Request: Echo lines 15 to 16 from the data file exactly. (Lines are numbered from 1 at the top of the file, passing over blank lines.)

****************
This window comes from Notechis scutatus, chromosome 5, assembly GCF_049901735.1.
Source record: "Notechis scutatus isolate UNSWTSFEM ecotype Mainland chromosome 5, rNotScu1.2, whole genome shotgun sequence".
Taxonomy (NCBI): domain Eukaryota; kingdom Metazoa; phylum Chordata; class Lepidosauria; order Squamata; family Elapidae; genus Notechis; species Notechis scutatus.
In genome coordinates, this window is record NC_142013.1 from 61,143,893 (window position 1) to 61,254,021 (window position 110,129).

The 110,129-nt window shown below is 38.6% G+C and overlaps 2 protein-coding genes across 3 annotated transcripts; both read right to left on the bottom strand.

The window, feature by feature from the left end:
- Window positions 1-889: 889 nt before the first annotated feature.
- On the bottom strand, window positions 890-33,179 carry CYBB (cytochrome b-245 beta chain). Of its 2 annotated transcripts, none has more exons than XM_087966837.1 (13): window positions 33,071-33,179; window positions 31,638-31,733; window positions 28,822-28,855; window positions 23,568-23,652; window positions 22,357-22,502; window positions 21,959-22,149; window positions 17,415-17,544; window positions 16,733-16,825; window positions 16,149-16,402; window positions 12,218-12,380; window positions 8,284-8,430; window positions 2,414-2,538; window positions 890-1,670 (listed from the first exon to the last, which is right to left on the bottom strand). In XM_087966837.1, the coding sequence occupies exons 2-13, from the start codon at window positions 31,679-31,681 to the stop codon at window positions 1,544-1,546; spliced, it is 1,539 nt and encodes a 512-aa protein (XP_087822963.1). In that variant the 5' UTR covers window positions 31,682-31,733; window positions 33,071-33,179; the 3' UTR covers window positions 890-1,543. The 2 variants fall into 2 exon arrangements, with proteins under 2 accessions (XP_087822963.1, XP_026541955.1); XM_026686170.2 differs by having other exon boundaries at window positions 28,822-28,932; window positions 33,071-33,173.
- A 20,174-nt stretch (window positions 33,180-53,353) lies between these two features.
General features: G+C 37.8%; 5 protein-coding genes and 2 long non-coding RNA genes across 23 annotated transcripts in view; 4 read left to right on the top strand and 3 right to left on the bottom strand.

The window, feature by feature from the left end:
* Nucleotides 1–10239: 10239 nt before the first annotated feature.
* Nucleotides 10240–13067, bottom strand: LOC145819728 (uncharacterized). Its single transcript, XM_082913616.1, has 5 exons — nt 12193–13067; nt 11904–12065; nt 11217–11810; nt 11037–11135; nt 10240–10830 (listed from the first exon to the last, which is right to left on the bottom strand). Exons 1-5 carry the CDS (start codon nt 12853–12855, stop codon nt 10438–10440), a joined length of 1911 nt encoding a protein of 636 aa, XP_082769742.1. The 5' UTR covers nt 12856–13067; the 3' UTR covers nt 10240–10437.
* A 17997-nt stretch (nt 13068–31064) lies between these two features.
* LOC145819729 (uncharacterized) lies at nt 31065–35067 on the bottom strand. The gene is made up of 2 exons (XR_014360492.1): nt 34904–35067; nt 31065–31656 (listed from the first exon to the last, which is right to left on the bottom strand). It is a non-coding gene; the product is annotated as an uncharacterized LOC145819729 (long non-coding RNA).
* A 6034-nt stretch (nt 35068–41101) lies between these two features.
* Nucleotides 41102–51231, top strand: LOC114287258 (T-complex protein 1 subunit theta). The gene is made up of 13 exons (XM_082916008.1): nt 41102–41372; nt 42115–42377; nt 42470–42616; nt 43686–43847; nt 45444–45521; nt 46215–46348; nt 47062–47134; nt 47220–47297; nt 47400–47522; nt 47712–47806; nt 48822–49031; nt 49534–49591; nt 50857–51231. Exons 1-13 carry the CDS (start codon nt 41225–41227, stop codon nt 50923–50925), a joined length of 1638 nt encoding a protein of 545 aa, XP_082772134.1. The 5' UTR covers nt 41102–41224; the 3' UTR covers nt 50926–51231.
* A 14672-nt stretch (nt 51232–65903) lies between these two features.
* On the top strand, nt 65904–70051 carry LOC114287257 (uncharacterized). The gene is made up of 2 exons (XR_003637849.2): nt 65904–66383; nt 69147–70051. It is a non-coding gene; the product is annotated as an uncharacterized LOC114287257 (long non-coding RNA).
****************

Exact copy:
* LOC145819729 (uncharacterized) lies at nt 31065–35067 on the bottom strand. The gene is made up of 2 exons (XR_014360492.1): nt 34904–35067; nt 31065–31656 (listed from the first exon to the last, which is right to left on the bottom strand). It is a non-coding gene; the product is annotated as an uncharacterized LOC145819729 (long non-coding RNA).
* A 6034-nt stretch (nt 35068–41101) lies between these two features.